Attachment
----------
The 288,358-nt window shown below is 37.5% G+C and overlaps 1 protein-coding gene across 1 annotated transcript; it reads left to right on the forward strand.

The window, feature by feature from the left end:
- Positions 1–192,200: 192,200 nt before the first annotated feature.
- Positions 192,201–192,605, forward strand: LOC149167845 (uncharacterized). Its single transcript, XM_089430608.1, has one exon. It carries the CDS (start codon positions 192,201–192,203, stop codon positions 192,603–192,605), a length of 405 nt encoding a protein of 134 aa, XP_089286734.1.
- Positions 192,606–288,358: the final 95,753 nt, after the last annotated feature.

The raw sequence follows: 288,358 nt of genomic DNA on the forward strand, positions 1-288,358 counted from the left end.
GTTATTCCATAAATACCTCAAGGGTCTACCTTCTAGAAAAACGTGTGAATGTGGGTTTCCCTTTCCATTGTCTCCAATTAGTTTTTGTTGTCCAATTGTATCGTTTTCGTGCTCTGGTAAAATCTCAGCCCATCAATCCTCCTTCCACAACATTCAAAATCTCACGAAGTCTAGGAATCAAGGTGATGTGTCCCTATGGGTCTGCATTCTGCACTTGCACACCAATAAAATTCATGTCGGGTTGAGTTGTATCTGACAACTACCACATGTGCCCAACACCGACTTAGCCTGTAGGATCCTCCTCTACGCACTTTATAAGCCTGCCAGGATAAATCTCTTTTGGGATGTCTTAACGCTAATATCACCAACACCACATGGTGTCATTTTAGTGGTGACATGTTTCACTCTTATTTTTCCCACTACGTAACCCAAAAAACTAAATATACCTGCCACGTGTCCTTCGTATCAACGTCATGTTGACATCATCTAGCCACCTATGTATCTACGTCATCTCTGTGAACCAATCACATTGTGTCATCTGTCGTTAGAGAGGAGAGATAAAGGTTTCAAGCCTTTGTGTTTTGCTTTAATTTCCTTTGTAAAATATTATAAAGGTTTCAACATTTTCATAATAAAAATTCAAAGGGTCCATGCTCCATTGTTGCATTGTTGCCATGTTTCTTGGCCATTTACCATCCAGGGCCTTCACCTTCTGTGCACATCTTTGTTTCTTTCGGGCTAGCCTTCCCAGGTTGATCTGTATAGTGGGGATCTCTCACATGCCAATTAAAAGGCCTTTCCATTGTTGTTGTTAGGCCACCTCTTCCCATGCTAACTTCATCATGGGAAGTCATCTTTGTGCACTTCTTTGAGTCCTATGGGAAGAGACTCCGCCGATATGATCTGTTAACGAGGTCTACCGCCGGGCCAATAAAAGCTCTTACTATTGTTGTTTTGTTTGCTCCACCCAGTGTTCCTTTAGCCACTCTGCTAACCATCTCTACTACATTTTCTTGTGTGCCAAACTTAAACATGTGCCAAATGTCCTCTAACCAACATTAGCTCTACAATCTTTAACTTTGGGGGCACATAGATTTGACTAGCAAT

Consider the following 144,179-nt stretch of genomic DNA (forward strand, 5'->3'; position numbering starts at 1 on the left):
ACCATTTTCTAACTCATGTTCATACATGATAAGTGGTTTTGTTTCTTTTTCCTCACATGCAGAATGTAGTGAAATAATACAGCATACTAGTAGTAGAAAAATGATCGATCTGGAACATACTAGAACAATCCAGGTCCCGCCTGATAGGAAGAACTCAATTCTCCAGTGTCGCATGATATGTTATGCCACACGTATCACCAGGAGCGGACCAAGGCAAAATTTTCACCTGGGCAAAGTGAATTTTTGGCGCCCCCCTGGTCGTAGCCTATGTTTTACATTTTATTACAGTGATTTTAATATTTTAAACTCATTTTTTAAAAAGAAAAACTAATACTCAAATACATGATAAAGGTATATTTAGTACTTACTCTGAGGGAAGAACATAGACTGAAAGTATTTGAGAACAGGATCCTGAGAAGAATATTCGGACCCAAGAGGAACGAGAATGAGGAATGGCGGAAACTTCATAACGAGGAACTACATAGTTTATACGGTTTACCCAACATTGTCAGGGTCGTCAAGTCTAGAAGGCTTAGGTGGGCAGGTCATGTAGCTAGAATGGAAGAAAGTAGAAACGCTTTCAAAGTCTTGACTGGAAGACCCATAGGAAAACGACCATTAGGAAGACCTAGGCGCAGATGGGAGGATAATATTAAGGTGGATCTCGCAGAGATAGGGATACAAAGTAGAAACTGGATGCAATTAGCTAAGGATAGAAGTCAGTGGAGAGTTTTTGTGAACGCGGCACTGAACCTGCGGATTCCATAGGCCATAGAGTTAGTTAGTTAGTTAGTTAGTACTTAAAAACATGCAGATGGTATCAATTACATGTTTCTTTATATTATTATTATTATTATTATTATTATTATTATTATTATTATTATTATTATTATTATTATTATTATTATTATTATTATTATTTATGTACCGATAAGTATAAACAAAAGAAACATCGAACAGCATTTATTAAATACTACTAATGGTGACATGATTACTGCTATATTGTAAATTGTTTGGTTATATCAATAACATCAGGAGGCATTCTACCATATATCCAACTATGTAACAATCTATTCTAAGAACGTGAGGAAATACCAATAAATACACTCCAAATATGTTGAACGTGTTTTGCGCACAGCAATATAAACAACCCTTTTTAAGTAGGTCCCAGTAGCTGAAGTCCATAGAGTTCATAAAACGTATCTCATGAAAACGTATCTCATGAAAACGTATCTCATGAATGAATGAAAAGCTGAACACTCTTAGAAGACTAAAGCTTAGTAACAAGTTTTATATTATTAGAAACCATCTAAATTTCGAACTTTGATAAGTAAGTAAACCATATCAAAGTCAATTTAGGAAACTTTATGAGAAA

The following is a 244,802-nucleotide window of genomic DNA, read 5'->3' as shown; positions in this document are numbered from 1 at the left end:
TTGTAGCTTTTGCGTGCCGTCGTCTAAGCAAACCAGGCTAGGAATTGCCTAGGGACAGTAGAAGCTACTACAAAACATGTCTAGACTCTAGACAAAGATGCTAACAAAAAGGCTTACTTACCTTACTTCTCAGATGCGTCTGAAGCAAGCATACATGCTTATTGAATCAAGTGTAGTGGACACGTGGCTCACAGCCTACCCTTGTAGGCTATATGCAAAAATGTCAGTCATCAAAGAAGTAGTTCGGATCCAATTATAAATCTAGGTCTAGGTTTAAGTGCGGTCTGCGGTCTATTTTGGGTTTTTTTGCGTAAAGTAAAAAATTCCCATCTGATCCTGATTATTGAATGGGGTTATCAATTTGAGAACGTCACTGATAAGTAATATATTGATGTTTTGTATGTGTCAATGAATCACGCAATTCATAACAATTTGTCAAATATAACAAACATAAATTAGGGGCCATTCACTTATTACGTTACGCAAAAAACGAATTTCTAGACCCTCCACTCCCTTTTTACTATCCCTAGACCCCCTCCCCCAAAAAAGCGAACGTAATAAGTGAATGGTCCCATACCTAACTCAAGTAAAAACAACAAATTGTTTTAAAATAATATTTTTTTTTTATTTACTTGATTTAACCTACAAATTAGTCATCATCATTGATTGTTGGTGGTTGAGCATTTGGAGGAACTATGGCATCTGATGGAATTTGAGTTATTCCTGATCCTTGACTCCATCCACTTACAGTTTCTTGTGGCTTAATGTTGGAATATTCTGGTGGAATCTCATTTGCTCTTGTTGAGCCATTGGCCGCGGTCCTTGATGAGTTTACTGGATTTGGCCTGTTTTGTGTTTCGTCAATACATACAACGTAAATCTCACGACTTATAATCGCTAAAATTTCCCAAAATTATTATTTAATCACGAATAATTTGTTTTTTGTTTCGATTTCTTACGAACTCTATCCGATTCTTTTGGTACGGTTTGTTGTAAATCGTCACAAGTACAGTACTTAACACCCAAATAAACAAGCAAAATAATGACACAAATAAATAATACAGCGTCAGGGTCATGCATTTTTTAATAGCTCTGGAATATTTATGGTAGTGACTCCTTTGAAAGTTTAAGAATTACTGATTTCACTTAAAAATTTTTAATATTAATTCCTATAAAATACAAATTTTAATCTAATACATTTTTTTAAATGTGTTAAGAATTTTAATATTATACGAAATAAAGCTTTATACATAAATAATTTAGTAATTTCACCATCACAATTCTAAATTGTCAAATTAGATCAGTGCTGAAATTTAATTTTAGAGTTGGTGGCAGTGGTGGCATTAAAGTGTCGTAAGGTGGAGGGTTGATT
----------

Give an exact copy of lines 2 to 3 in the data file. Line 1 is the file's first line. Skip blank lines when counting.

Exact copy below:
The window, feature by feature from the left end:
- Positions 1–192,200: 192,200 nt before the first annotated feature.